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Caitlin O'Meara

“I want to see our research changing the way people are cared for"

Published: August, 2021

Dr. Caitlin O’Meara’s lab within the Department of Physiology studies cardiac regeneration and repair, trying to determine what guides the proregenerative process found in certain animal species and the implications it can have on repairing human hearts that have experienced some form of trauma. Her journey to this point in her career started exactly where she’s at now.

Caitlin OMeara
“One of the things that drew me to the program was that at the time it was one of the top funded physiology departments in the country,” she shared. It was Caitlin’s familiarity the Department of Physiology through previously participating in MCW’s Summer Program for Undergraduate Research (SPUR) that led her to applying to its graduate program. “Before SPUR, I had really never had any exposure to biomedical research as a career."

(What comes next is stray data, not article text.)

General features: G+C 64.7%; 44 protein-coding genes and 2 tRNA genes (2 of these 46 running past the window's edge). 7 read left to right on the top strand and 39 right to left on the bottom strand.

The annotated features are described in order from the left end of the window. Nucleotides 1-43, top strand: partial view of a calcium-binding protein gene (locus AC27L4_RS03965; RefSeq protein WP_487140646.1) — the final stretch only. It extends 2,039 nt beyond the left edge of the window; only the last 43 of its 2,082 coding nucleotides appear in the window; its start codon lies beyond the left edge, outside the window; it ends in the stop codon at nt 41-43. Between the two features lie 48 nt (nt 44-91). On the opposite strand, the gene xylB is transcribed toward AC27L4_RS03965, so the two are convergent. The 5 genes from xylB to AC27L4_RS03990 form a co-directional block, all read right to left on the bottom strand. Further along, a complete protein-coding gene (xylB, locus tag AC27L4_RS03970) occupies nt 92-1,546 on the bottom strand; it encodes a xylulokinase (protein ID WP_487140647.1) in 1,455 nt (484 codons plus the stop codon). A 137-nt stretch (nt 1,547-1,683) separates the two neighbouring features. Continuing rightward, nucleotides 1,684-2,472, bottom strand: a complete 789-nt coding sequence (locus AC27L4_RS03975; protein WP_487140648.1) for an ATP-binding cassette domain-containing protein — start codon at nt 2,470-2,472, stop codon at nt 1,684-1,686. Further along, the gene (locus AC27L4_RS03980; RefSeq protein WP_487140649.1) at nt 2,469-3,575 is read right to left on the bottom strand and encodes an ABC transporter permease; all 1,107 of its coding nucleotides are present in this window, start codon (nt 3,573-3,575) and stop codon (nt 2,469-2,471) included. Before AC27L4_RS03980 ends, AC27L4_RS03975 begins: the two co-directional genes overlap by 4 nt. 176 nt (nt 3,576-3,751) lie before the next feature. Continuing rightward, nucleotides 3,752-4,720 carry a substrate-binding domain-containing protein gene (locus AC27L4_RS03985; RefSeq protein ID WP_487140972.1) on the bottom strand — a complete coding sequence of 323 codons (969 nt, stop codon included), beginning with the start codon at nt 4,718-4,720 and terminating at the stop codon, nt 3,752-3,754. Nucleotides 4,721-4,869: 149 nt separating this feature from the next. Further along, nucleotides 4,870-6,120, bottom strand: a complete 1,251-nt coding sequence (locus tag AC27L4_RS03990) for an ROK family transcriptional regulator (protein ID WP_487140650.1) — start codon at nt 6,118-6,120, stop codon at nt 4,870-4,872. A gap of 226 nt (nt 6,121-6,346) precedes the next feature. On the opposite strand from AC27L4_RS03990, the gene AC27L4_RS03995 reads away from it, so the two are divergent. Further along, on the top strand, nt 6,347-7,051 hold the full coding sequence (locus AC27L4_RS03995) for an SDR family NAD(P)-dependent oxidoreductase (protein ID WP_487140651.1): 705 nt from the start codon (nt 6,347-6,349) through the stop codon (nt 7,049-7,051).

After just four and-a-half years and four first-author papers from her genetics-focused research in the lab of Howard Jacob, Caitlin graduated with her PhD degree. “I had a great relationship with my mentor, and had a really productive experience,” she said. Her incredible success at the PhD level lead her to a postdoctoral fellowship at Harvard Medical School. But Caitlin and her family had interest in returning to Wisconsin. Fortunately, she identified an opportunity within the very department that she received her PhD degree from. “I think overall my expertise in regenerative medicine and cardiac physiology was a good fit for the department,” she shared. Within three years of starting her faculty role at MCW, Caitlin received her first Research Project Grant (RO1) award from the National Institutes of Health (NIH). Caitlin aims to eventually make the type of scientific discovery that has a more direct translational impact on improving health outcomes. “I want to see our research changing the way people are cared for…and maybe some of the things we’re doing now will eventually accomplish that.”

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